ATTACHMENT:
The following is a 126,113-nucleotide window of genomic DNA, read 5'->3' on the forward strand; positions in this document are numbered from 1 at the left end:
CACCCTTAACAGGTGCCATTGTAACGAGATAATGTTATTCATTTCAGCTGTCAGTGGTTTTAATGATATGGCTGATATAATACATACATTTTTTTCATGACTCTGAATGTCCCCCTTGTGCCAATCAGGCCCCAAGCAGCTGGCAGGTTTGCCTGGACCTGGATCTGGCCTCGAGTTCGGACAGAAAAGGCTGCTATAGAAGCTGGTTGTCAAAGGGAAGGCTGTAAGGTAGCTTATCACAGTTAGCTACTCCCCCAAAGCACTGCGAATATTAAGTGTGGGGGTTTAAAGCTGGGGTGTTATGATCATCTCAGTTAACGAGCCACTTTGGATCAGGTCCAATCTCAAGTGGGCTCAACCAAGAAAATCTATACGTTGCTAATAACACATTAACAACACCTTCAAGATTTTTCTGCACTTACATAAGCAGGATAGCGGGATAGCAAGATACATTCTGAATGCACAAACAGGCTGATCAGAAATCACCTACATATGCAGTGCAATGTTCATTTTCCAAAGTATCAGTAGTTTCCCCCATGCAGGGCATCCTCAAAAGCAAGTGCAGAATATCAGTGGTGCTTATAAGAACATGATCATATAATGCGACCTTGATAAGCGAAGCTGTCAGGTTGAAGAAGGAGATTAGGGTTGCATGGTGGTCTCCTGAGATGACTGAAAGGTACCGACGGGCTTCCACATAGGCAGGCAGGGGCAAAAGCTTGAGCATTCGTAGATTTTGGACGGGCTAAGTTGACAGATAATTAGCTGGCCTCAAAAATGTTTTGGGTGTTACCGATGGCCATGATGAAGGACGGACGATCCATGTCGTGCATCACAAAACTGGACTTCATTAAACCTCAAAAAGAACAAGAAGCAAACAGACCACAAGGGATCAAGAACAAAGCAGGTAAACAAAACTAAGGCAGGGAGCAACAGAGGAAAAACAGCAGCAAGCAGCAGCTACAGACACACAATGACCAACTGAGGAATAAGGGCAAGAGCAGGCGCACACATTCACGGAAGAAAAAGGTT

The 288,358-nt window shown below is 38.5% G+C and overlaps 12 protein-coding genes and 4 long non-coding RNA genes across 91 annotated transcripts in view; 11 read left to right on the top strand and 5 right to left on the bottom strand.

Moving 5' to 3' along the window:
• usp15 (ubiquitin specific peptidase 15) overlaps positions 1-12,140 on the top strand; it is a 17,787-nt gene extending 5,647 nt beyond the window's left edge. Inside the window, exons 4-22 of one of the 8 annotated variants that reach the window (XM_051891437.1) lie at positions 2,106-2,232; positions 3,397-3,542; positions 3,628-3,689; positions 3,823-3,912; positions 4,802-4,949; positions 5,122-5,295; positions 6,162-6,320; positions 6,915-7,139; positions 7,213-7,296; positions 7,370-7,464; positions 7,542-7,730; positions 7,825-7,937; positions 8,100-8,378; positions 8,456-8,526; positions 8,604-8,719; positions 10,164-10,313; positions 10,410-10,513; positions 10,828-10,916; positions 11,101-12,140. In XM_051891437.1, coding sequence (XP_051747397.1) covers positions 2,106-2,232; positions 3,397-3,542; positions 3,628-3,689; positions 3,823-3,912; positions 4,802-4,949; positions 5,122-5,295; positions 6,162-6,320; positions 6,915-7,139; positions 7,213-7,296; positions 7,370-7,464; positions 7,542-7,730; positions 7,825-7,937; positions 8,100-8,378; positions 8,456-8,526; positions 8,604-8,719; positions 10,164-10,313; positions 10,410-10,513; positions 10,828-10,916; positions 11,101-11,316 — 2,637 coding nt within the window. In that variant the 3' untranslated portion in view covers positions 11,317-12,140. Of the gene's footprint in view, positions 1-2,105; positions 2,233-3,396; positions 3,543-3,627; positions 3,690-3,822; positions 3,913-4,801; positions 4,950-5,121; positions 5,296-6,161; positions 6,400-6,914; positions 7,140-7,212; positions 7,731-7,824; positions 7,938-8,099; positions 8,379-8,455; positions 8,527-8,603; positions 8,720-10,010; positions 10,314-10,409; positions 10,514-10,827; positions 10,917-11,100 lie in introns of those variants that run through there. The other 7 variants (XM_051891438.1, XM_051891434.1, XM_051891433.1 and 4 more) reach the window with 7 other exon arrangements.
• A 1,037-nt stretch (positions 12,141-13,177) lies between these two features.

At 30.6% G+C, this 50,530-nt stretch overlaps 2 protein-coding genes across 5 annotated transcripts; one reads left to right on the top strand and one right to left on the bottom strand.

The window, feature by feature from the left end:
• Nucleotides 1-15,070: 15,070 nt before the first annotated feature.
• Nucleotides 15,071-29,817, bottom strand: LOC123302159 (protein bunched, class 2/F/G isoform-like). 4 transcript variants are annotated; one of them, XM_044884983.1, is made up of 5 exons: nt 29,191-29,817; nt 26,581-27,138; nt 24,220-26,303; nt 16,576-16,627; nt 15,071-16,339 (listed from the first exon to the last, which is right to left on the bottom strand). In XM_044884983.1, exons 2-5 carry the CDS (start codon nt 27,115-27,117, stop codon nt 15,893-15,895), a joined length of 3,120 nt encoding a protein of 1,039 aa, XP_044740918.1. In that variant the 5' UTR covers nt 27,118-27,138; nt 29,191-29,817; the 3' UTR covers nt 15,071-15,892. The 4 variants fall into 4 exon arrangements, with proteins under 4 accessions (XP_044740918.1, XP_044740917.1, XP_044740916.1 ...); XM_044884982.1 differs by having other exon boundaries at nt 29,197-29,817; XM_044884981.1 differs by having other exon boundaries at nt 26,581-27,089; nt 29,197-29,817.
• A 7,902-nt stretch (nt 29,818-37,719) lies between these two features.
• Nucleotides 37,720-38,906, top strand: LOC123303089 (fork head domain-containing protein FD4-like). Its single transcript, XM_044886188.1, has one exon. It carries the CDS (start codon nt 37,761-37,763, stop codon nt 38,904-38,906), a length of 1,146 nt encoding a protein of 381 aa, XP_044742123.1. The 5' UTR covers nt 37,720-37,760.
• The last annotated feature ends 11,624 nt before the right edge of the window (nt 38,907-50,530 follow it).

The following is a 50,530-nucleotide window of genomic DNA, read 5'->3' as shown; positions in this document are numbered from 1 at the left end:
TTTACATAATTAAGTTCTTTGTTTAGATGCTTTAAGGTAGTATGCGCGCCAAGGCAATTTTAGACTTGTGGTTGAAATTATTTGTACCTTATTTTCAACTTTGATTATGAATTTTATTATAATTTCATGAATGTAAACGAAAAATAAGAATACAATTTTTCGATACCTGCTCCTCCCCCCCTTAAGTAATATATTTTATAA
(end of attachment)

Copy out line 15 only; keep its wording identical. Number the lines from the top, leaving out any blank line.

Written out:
TTTACATAATTAAGTTCTTTGTTTAGATGCTTTAAGGTAGTATGCGCGCCAAGGCAATTTTAGACTTGTGGTTGAAATTATTTGTACCTTATTTTCAACTTTGATTATGAATTTTATTATAATTTCATGAATGTAAACGAAAAATAAGAATACAATTTTTCGATACCTGCTCCTCCCCCCCTTAAGTAATATATTTTATAA